Investor Spotlight: GreyBird Ventures Heads to RESI to Source New Diagnostic Technologies

2 Aug

By Claire Jeong, Senior Research Analyst, LSN


It’s challenging to pitch a diagnostics opportunity to investors, and many entrepreneurs in the field feel that it’s hard to uncover investors who have a strong focus on the field.  At RESI Boston on September 6th, two panel sessions will focus on the difficulties and the possibilities for new technologies that will guide patient care in the future.

Tom Miller, Managing Director of GreyBird Ventures, will be the moderator of the RESI panel on Personalized Medicine.  As his firm has a focus on diagnostic technologies, LSN is delighted to have Tom as the leader of this 50-minute discussion at RESI where the future of personalized care will be in the spotlight.  We asked Tom about his goals for the event.

What will RESI attendees learn from you?

As, unlike most healthcare VCs, we are focused on technologies for diagnosis, we can give solid advice on that particular segment.  Diagnostic technologies have many of the same requirements as pharmaceuticals in terms of clinical trials needs and the importance of solid clinical data but very different boundary conditions for capital efficiency and exit expectations.

What makes you excited to attend RESI?

It is a very efficient use of time.  We get to see a large number of companies that exactly fit our investment strategy and focus in the speed-dating format.  And the match-making software allows us to weed out those companies that would not be a fit making sure that both sides do not waste time.  I also get to meet like-minded investors as we are always seeking best practices from which we can learn.

Investing in Personalized Medicine
Thursday, September 6th, 2018
3:00 – 3:50 PM

This panel will discuss current trends in personalized medicine.  Topics may include:

  • How investors assess personalized medicine technologies and applications in diagnostics, drug discovery and treatment plans
  • Which indications investors believe are showing the most promise – genetic disorders, orphan diseases, oncology, etc.
  • Investing in individualized treatments (such as CAR-T) and the scalability challenges of autologous vs allogeneic/xenogeneic off-the-shelf treatments
  • The regulatory challenges some of these technologies face, whether to ensure individual privacy from genomics databanks or to prevent potential harmful side effects from therapeutics such as CRISPR technologies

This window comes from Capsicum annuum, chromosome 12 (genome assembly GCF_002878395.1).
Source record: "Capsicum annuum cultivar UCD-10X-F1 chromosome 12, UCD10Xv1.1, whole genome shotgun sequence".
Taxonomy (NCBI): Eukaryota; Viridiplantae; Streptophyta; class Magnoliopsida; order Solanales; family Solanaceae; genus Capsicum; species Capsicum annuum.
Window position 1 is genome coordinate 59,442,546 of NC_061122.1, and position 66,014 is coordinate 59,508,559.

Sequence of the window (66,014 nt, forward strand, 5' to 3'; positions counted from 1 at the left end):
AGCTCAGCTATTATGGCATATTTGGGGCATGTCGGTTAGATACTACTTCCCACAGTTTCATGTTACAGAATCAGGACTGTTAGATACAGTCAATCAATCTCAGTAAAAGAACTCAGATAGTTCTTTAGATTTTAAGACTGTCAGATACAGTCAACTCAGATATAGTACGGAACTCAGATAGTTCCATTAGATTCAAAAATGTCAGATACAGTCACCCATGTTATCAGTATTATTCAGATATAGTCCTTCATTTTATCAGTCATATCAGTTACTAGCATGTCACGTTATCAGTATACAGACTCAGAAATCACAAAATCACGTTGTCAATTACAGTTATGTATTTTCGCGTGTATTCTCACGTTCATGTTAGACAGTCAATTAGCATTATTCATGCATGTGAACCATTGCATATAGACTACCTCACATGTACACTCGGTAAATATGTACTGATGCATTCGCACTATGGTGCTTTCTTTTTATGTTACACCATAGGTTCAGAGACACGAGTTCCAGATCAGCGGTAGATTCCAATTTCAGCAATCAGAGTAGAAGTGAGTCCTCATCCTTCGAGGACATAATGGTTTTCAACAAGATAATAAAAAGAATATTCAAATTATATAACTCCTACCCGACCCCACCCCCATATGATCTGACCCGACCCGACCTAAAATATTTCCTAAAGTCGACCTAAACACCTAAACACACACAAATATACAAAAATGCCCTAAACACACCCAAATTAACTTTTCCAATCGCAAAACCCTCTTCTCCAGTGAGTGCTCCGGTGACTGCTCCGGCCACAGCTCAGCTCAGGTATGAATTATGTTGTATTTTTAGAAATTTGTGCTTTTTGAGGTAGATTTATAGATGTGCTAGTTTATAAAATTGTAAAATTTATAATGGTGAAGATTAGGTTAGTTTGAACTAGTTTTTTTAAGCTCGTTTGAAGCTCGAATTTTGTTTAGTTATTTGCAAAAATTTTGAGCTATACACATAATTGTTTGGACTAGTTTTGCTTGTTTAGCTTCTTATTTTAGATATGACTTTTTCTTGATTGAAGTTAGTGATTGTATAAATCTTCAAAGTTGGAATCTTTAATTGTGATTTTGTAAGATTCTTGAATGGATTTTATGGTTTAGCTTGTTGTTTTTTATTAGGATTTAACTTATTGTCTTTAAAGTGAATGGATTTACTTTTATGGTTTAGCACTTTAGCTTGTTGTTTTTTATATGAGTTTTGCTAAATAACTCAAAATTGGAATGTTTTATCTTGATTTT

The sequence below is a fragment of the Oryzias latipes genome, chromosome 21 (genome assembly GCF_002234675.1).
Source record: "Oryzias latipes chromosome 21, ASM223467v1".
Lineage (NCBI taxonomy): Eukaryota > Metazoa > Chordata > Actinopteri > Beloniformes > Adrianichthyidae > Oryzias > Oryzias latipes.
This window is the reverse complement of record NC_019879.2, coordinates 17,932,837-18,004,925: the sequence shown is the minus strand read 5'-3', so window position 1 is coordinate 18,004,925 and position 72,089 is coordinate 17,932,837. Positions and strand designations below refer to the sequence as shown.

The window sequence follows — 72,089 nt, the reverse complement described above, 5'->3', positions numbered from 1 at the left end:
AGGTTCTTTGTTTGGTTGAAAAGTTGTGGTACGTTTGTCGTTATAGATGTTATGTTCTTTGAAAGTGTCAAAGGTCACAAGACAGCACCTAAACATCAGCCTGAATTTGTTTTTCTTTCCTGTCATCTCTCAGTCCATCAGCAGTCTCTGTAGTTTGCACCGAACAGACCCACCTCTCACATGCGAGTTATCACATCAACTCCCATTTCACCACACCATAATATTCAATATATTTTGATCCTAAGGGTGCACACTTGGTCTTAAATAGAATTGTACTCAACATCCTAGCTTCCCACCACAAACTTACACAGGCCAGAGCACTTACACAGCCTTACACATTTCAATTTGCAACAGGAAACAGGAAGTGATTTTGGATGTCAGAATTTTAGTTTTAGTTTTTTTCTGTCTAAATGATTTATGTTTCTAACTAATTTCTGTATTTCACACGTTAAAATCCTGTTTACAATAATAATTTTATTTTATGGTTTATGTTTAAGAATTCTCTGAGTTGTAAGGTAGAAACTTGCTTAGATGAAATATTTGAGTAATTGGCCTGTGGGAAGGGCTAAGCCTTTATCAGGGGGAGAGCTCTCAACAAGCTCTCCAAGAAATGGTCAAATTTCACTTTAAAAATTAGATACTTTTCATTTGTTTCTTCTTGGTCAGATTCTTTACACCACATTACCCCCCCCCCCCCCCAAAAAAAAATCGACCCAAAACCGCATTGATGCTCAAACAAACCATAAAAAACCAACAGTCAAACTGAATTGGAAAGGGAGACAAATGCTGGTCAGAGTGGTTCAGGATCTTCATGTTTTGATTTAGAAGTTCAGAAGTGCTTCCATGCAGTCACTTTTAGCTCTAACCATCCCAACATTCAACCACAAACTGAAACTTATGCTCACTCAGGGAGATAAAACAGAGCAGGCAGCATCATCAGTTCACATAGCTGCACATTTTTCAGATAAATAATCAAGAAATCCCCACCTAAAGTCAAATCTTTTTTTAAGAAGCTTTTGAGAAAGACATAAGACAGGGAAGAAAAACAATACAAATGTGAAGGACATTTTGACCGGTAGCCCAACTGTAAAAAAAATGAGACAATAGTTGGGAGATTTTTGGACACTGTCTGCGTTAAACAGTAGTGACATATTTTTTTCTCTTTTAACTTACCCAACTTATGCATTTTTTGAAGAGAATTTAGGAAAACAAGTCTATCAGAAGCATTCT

Personalized medicine has proven to produce more effective treatments in multiple indications by tailoring medical treatment to the individual and their disease. Additionally, early detection of disease has improved outcomes for many patients. Panelists will discuss where the field is heading and what unique challenges companies in this area will face.

Tom Miller

After receiving a degree in Nuclear Engineering from the University of Massachusetts at Lowell, Tom studied Medical Physics at the Harvard/MIT Health Sciences and Technology joint program graduating with a Masters degree in 1982.  During his academic career he worked at Los Alamos, the Swiss Institute for Nuclear Research (now the Paul Scherer Institute), Brookhaven National Laboratory, and the Massachusetts General Hospital as a research associate in radiation biophysics.

Tom then joined Siemens Medical Systems where, after 9 years, he became the first non-German CEO of a German factory and business unit.  He left Siemens after 15 years to become CEO of the global medical operations of Carl Zeiss.  Completing a successful turnaround, he joined Analogic Corporation as CEO.  After three years and a doubling of the stock price, Tom left to become CEO of LightLab Imaging, a start-up that he helped to establish.  Completing a profitable sale of LightLab, Tom re-joined Siemens eventually serving as a member of the operating board of Siemens Healthcare and the CEO of Customer Solutions Division, responsible for 26,000 employees in over 130 countries.  Tom co-founded GreyBird in mid-2013 with an investment focus on technologies enabling precision medicine diagnosis.


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